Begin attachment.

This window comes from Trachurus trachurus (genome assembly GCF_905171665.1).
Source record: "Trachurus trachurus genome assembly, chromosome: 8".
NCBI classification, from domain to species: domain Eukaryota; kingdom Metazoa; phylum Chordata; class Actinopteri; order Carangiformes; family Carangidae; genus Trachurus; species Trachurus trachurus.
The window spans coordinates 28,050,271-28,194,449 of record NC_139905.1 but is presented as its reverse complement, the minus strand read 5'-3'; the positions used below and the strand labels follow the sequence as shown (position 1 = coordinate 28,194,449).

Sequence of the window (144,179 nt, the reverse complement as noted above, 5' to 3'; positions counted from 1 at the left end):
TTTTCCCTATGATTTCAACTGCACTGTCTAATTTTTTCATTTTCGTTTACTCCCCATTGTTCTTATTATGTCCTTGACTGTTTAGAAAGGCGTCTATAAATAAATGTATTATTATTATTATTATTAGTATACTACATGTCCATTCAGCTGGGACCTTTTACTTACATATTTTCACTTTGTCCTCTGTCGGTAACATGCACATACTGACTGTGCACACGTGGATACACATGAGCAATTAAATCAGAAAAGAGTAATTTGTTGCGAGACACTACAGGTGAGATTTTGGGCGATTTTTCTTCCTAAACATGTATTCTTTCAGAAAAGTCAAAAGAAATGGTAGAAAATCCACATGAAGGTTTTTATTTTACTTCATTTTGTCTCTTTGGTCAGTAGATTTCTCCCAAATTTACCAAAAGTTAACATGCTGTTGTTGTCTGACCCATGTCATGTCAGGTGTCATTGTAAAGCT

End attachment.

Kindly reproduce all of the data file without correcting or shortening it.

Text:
This window comes from Trachurus trachurus (genome assembly GCF_905171665.1).
Source record: "Trachurus trachurus genome assembly, chromosome: 8".
NCBI classification, from domain to species: domain Eukaryota; kingdom Metazoa; phylum Chordata; class Actinopteri; order Carangiformes; family Carangidae; genus Trachurus; species Trachurus trachurus.
The window spans coordinates 28,050,271-28,194,449 of record NC_139905.1 but is presented as its reverse complement, the minus strand read 5'-3'; the positions used below and the strand labels follow the sequence as shown (position 1 = coordinate 28,194,449).

Sequence of the window (144,179 nt, the reverse complement as noted above, 5' to 3'; positions counted from 1 at the left end):
TTTTCCCTATGATTTCAACTGCACTGTCTAATTTTTTCATTTTCGTTTACTCCCCATTGTTCTTATTATGTCCTTGACTGTTTAGAAAGGCGTCTATAAATAAATGTATTATTATTATTATTATTAGTATACTACATGTCCATTCAGCTGGGACCTTTTACTTACATATTTTCACTTTGTCCTCTGTCGGTAACATGCACATACTGACTGTGCACACGTGGATACACATGAGCAATTAAATCAGAAAAGAGTAATTTGTTGCGAGACACTACAGGTGAGATTTTGGGCGATTTTTCTTCCTAAACATGTATTCTTTCAGAAAAGTCAAAAGAAATGGTAGAAAATCCACATGAAGGTTTTTATTTTACTTCATTTTGTCTCTTTGGTCAGTAGATTTCTCCCAAATTTACCAAAAGTTAACATGCTGTTGTTGTCTGACCCATGTCATGTCAGGTGTCATTGTAAAGCT